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1994 debut album from the Alternative rock band featuring singer Nina Godron, 13 trax.
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Top Customer Reviews
Where to begin with this? Every song is good. The girls have a knack for hauntingly mixing melodies and harmonies in layers that weave back and forth, and the songwriting runs the gamut from softly whispered to right-out-rocking, but it never loses its grit or its edge. This is a remnant of the effectively dead Chicago grunge scene in the mid-90's, and it lives up to that classification heartily. Crunching guitar riffs with huge distortions and electified, simple solos with the picks screeching along the metal.
Yet the most compelling aspect of this record is the evocative sadness that pervades much of it. There's a sense of nostalgia present, and it's not a derivative of the record's age. It's present in the songs themselves; songs such as "Fly" and "Celebrate You", "Wolf", "25" and "Sleeping Where I Want" are catchy yet suppressively dark at the same time. Ultimately, these will be the tunes that keep this record from falling into obscurity behind the rest of your collection.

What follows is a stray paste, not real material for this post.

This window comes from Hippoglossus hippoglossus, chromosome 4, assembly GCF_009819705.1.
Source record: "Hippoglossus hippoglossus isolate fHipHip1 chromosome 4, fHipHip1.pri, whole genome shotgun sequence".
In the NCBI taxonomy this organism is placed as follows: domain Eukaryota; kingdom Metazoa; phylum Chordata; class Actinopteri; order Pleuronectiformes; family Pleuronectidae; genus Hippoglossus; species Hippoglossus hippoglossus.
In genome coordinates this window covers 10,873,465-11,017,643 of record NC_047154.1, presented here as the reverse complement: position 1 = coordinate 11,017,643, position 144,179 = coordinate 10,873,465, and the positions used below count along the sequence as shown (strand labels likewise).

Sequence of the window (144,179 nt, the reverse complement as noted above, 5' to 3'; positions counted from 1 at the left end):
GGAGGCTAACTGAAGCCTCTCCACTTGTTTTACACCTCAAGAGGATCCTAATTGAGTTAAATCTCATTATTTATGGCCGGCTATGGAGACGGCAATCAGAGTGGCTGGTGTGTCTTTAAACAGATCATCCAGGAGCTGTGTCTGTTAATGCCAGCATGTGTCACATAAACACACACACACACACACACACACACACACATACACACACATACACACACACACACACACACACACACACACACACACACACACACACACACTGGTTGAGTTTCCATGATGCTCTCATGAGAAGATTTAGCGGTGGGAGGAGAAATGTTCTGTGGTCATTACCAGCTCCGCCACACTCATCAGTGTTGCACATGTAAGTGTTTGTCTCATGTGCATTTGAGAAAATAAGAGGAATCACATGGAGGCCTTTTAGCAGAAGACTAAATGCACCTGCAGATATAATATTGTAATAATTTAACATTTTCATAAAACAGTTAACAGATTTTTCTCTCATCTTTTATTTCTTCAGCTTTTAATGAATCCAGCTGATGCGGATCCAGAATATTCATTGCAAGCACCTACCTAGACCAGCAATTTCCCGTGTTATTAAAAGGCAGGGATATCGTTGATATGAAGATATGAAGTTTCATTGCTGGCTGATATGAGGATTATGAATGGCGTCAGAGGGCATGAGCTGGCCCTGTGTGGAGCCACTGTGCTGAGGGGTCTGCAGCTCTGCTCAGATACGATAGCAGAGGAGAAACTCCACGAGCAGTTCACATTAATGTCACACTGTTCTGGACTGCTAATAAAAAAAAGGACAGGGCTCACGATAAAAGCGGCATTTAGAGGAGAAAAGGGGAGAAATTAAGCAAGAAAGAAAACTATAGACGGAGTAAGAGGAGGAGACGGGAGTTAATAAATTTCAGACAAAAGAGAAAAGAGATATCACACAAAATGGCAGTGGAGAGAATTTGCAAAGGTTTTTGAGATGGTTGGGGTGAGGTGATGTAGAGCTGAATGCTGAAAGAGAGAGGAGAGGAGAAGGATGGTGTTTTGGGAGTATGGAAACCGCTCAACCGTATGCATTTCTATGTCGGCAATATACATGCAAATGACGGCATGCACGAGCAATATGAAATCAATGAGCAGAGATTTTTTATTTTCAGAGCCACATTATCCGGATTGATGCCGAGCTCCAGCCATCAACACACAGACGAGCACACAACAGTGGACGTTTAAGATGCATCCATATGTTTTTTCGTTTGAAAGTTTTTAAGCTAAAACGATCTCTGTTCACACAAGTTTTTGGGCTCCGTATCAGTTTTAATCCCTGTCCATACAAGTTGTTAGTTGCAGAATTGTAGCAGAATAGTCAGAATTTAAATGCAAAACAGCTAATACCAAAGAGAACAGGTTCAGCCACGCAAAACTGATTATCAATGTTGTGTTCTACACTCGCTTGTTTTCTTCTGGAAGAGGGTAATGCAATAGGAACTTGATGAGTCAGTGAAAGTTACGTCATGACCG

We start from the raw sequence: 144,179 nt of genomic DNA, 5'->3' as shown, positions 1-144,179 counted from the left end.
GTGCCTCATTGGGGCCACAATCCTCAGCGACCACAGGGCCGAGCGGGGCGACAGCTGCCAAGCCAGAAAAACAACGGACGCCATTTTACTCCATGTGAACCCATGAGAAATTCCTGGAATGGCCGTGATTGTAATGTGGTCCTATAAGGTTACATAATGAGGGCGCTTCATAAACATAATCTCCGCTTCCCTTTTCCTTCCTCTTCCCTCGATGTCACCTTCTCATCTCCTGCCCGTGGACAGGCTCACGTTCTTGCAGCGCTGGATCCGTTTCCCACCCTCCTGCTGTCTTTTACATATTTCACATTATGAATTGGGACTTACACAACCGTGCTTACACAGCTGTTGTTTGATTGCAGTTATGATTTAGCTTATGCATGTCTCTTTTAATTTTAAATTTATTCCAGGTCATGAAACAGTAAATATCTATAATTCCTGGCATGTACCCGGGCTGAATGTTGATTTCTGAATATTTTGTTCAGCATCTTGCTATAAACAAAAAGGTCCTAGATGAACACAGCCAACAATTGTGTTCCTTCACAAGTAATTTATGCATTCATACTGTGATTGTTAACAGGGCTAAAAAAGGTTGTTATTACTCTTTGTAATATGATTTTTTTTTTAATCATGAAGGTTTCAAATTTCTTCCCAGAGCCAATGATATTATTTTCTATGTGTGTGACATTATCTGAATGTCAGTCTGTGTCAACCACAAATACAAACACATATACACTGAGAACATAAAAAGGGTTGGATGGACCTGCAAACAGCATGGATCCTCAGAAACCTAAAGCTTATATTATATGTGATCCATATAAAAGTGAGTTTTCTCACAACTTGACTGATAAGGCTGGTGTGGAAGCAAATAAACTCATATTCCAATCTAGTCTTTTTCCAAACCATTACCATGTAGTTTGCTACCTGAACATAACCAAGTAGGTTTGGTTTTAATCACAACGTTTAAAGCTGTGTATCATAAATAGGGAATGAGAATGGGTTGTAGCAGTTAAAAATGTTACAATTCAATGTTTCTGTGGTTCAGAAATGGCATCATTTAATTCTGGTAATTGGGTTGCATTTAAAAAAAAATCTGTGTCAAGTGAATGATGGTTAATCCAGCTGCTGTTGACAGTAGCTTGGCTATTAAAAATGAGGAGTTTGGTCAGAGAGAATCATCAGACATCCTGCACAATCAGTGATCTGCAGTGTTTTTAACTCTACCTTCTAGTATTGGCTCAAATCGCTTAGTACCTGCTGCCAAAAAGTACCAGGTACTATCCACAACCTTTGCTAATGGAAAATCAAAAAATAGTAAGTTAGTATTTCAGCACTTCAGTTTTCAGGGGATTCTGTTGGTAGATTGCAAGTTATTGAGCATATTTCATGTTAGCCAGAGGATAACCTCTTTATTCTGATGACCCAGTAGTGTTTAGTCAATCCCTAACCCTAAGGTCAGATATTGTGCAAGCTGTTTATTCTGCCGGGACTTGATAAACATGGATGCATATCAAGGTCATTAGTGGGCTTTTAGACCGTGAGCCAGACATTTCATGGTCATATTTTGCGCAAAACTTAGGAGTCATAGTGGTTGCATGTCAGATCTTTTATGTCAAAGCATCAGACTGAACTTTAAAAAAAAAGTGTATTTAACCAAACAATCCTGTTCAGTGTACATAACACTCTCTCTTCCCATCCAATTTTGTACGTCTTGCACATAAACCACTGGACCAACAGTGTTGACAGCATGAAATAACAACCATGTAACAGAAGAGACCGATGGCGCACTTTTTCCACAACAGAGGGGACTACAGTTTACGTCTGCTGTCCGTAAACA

The lead single "Seether" is of course the most recognizable to anyone over the age of 24; but the ferocious opening rocker "All Hail Me" will catch the attention and get things going, and the haunting, dark "Spiderman '79" will solidify Veruca Salt in the mind of the listener. The only song on the album which sounds out of place is the copycat "Forsythia," which, while certainly having catchy drum and bass lines, just seems a tad too contrived in comparison to the other songs.